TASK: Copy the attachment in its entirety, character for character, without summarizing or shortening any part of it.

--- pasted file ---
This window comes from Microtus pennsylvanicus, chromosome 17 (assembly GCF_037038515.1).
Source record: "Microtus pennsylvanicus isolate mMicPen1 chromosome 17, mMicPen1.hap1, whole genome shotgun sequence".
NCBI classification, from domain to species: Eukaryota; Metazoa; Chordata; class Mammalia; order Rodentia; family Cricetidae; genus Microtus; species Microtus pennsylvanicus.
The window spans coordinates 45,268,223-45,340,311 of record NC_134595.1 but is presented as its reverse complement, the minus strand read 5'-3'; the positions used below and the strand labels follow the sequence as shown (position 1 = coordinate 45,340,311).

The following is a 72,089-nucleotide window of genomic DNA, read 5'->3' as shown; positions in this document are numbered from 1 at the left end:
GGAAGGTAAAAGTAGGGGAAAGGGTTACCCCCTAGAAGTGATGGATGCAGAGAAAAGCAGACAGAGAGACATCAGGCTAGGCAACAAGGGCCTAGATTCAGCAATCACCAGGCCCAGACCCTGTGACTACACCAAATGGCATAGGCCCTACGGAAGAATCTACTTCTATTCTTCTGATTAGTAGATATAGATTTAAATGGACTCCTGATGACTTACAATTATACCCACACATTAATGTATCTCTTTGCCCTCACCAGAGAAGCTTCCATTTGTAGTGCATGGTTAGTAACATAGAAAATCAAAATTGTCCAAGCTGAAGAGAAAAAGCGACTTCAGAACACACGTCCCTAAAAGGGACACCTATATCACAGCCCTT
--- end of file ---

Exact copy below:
This window comes from Microtus pennsylvanicus, chromosome 17 (assembly GCF_037038515.1).
Source record: "Microtus pennsylvanicus isolate mMicPen1 chromosome 17, mMicPen1.hap1, whole genome shotgun sequence".
NCBI classification, from domain to species: Eukaryota; Metazoa; Chordata; class Mammalia; order Rodentia; family Cricetidae; genus Microtus; species Microtus pennsylvanicus.
The window spans coordinates 45,268,223-45,340,311 of record NC_134595.1 but is presented as its reverse complement, the minus strand read 5'-3'; the positions used below and the strand labels follow the sequence as shown (position 1 = coordinate 45,340,311).

The following is a 72,089-nucleotide window of genomic DNA, read 5'->3' as shown; positions in this document are numbered from 1 at the left end:
GGAAGGTAAAAGTAGGGGAAAGGGTTACCCCCTAGAAGTGATGGATGCAGAGAAAAGCAGACAGAGAGACATCAGGCTAGGCAACAAGGGCCTAGATTCAGCAATCACCAGGCCCAGACCCTGTGACTACACCAAATGGCATAGGCCCTACGGAAGAATCTACTTCTATTCTTCTGATTAGTAGATATAGATTTAAATGGACTCCTGATGACTTACAATTATACCCACACATTAATGTATCTCTTTGCCCTCACCAGAGAAGCTTCCATTTGTAGTGCATGGTTAGTAACATAGAAAATCAAAATTGTCCAAGCTGAAGAGAAAAAGCGACTTCAGAACACACGTCCCTAAAAGGGACACCTATATCACAGCCCTT